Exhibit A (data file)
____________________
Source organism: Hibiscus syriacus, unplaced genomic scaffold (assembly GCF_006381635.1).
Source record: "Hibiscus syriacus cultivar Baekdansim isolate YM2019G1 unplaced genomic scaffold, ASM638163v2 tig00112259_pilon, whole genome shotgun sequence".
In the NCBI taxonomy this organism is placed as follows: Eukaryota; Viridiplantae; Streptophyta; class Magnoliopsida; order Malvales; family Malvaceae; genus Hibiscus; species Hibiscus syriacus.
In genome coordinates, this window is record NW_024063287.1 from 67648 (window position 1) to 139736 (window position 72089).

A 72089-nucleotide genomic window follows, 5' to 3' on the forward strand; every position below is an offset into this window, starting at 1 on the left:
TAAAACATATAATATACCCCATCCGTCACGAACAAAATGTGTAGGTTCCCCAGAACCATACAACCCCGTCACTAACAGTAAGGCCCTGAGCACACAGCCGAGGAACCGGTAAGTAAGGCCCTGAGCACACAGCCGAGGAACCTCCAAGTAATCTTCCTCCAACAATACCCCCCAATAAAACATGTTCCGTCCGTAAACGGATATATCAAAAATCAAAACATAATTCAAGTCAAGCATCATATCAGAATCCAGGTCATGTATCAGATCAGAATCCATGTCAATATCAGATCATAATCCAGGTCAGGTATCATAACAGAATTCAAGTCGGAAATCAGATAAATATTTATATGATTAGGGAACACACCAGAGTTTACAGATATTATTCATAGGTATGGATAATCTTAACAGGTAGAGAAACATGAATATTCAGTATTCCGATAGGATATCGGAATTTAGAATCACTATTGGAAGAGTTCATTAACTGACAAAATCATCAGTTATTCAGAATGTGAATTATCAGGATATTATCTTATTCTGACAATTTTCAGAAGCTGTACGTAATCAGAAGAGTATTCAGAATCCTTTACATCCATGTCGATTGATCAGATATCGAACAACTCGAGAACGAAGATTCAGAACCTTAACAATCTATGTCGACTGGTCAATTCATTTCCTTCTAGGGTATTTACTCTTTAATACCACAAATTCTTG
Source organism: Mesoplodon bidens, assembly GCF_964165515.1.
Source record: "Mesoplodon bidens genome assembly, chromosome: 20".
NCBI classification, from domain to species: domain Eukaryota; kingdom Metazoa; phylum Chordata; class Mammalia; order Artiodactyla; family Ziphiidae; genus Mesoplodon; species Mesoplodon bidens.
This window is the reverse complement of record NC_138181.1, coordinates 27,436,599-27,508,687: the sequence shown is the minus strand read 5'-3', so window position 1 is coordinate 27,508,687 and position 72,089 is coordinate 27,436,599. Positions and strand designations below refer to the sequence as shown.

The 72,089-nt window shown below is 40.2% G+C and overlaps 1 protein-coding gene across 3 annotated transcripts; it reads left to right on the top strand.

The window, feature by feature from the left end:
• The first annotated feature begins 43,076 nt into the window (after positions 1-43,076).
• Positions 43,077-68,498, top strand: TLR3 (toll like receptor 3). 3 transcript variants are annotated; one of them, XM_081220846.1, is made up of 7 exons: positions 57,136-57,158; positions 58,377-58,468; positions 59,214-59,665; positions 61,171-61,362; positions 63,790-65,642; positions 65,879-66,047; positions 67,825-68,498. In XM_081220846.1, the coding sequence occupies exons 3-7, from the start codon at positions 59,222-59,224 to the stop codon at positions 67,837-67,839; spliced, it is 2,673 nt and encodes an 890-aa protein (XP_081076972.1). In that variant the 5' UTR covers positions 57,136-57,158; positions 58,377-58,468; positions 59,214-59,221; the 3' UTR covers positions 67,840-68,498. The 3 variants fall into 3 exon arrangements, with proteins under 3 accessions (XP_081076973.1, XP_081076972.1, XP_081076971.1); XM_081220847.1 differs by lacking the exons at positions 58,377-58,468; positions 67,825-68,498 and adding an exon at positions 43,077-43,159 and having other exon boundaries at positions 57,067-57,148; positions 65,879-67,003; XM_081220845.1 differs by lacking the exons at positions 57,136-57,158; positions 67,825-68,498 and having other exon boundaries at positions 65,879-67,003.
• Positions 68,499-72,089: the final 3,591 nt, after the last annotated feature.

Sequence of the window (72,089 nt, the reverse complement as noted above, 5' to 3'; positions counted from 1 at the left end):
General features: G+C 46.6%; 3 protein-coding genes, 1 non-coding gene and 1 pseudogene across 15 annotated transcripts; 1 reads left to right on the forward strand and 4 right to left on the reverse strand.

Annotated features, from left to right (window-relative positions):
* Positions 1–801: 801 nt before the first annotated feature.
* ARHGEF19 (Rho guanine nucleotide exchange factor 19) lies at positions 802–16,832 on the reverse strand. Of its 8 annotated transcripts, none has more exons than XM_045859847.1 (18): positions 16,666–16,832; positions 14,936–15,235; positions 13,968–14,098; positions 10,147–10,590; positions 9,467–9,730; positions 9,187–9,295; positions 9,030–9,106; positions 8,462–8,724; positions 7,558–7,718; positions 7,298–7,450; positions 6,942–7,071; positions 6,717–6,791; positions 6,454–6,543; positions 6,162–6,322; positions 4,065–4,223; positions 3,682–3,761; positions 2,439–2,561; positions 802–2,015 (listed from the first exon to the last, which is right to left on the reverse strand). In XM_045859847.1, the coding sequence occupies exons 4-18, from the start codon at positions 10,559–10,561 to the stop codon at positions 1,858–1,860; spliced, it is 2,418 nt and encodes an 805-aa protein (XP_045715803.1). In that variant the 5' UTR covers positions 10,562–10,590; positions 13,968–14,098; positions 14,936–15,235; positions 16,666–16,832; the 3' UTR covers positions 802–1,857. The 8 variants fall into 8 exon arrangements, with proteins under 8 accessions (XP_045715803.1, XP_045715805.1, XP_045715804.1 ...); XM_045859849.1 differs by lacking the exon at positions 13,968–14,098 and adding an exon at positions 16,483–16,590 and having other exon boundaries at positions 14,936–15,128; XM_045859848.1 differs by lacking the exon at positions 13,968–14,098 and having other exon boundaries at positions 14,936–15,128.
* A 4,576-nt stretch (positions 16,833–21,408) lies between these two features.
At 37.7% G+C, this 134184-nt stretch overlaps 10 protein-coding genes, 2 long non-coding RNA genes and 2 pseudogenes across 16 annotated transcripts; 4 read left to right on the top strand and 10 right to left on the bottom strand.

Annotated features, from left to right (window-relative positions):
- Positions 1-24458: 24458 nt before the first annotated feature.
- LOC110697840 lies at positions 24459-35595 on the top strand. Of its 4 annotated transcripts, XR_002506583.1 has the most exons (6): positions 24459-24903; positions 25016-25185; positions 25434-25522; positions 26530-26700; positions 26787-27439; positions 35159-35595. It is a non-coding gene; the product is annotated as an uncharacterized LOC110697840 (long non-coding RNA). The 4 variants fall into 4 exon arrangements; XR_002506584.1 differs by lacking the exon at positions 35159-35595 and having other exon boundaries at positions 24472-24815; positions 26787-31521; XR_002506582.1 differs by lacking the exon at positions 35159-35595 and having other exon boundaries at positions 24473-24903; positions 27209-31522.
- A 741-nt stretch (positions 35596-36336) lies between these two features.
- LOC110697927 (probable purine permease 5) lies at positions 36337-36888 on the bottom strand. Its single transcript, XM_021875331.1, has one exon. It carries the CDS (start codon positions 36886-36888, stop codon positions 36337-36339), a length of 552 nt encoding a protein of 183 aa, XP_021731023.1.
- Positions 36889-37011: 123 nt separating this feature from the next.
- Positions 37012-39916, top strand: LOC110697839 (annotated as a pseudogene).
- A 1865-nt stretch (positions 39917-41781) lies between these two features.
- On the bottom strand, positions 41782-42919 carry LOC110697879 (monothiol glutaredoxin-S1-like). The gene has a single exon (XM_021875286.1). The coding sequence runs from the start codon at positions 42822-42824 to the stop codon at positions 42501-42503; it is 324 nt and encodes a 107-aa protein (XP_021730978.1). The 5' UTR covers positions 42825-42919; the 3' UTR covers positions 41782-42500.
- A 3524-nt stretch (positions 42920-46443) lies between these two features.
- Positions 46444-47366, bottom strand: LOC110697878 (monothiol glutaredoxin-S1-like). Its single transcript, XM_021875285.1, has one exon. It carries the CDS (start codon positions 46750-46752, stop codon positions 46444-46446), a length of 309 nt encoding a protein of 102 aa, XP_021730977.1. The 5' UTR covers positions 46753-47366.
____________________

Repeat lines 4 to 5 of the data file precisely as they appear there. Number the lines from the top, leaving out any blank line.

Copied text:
In genome coordinates, this window is record NW_024063287.1 from 67648 (window position 1) to 139736 (window position 72089).

A 72089-nucleotide genomic window follows, 5' to 3' on the forward strand; every position below is an offset into this window, starting at 1 on the left: